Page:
July 01, 2023
Fernando Reyes is a stereo and Dolby Atmos music mix engineer. He's made a name for himself partnering with Michael Brauer on Atmos mixes and continues his upward trajectory with many well-known and emerging artists.
Bob Dylan - Time Out of Mind (2022 remix) co-mixed in Atmos
Ben Abraham - Friendly Fire co-mixed in Atmos
I work as a mix engineer both in Stereo and Dolby Atmos.
I also work as a co-mixer in Dolby Atmos projects alongside my mentor, Michael Brauer.
Lastly, I work as an Engineer for Mix in stereo projects mixed by Michael Brauer.
I started playing classical guitar when I was around 12 years old. That progressed into picking up electric guitar and getting into heavy metal. I was in different bands playing covers of Iron Maiden, Megadeth, Metallica etc. Eventually I got into indie rock and indie pop and was part of an indie band doing original songs. We released an EP. I decided to pursue a degree in music at university in my home country of Perú, and through a friend I met there I was introduced into the world of production, recording and mixing. I was fascinated and decided that's what I wanted to do with my life. In 2013 I moved to the United States to attend Full Sail University in Orlando, FL and got a degree in Recording Arts. In 2015, after graduation, I moved to NYC and started my career at Electric Lady Studios. Through the years my musical taste changed a lot from my teenage years of Heavy Metal to now where I mostly listen to (and work on) pop music.
My dad has always been into music and used to play Led Zeppelin and such when I was growing up, but no one in my family played any instruments nor had a career in the arts. The interest was developed on my own and was nurtured by my early guitar teachers and through conversations with friends who were really into music as well. When I went to Full Sail I was lucky enough to become close with a couple of my teachers who became my mentors during that period. Once I moved to NYC and started working at Electric Lady I was able to learn under so many talented engineers until eventually I started working alongside Michael Brauer who became my main mentor. He's really shaped me into the engineer I am today.
There's been moments in my career when things got hard either creatively, financially, work-load wise etc. which used to make me feel frustrated or insecure. As I've been in this industry longer and I've gained more experience I've learned to give it my all when I'm working on a project but to not let work-related situations, especially those out of my control, affect my personal life outside of the studio.
I work 100% In The Box so my tools are Pro Tools and the great plugins I use. There are way too many to name, but without the incredible software manufacturers always pushing technology to its limits and creating incredible sounding products I wouldn't be able to work as efficiently and comfortably as I do.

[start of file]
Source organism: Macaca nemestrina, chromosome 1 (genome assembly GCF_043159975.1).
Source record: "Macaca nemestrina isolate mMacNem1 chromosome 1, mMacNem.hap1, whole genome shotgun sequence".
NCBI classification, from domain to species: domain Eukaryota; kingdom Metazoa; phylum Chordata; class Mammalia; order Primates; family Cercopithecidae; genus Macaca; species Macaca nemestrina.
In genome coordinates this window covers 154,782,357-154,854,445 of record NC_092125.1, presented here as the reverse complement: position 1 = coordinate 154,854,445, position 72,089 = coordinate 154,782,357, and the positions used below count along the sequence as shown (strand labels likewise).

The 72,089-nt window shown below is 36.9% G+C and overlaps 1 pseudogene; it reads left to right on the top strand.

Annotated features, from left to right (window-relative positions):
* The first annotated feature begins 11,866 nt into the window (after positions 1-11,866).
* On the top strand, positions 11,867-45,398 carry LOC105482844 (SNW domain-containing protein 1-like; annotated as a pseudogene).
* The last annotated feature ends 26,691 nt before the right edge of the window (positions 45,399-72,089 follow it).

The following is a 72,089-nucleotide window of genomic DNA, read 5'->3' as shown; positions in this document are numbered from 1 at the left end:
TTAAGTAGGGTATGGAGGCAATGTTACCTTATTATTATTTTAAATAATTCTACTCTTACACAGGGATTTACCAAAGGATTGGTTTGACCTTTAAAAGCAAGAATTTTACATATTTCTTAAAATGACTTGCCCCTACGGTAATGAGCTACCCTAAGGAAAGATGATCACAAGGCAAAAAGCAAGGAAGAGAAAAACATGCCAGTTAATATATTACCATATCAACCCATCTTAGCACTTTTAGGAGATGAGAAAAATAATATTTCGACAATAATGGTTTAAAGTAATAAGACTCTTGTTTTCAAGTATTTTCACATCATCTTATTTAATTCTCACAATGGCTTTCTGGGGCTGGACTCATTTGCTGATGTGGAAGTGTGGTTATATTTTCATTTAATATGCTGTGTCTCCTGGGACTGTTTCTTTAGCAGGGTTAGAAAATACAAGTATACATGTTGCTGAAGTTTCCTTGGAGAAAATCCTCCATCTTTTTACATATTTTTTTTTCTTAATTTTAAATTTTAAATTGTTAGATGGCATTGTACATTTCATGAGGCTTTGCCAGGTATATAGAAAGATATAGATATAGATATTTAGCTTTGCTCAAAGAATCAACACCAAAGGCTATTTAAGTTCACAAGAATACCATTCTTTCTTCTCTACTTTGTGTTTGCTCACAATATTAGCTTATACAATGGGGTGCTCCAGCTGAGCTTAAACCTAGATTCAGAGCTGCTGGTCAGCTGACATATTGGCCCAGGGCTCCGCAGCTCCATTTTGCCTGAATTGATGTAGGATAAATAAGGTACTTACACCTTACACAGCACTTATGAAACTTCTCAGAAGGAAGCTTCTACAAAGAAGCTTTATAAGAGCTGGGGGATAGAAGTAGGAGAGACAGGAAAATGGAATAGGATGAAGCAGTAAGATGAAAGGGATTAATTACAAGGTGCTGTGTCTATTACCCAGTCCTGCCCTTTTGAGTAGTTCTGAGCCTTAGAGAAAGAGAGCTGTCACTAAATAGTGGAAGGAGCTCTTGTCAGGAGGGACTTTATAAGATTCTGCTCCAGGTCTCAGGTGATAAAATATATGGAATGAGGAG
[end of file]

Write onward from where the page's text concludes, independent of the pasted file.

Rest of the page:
The only gear I use are my ATC 25 monitors, my headphones, my Antelope Orion converter, my UAD satellite cards and my Avid faders.
This is a passion career. When you do something you love for a living it is easy to give yourself fully to your craft and your work. My biggest advice is don't let this damage your personal relationships. Always make time, no matter how busy you are or what cool project you are involved with, for your family and friends, and for yourself. Put your well-being above anything else. Also, when your hobby becomes your career it stops being a hobby. Find a new hobby. It's important to have something that fulfills us outside of what we make money from.
I've been working with headphones for a very long time. Great monitors are super important but a trusty pair of headphones are even more important, in my opinion. You are not always working in great sounding rooms, or rooms that you are familiar with so being able to corroborate that what I'm hearing out of any speakers is accurate (or not) by quickly checking on my headphones is priceless. Also, I much prefer headphones over speakers when having to work on very precise aspects of a mix, especially when trying to hear things like clicks/pops, distortion or any unmusical issues in a song.
I'm lucky enough to be married to my best friend, who also happens to be my mastering engineer! (and the best in the game) Shout-out to my wife, Idania, mastering engineer at Sterling Sound.
We are in a unique situation where the insight I've gained from her mastering perspective has helped my work in mixing tremendously, and vice-versa, my input as a mixing engineer sending mixes off to mastering and what I expect of the process has also been beneficial for her. We have been building our careers together from Day 1 and are each other's biggest supporters.
I've always relied on different playback systems to make sure my mixes will translate everywhere. I'm constantly jumping between my monitors and headphones during the mix process, and then, before wrapping up, I check on my radio, iPhone speakers and airPods. Besides my monitors, my headphones are my main monitoring system so I need to be able to rely on them completely. Having upgraded to the MM-500s I couldn't be happier. These are, hands down, the best sounding headphones I've worked with. I can hear and trust the full frequency spectrum, I can feel the low end and they've helped me make accurate decisions. They are also very comfortable to wear for prolonged periods of time.
I've just mixed a fantastic new song for London-based Italian artist Lucrezia in Stereo and Dolby Atmos, out in Mid-July.
I've co-mixed in Dolby Atmos the new song "Designer" by band Balu Brigada out now via Atlantic Records
Currently mixing the band Arizona's new album in Dolby Atmos
And I've co-mixed a really iconic album in Dolby Atmos for a legendary band. Can't say more than that right now, but looking forward to it being released in the near future. It's gonna be my biggest release to date.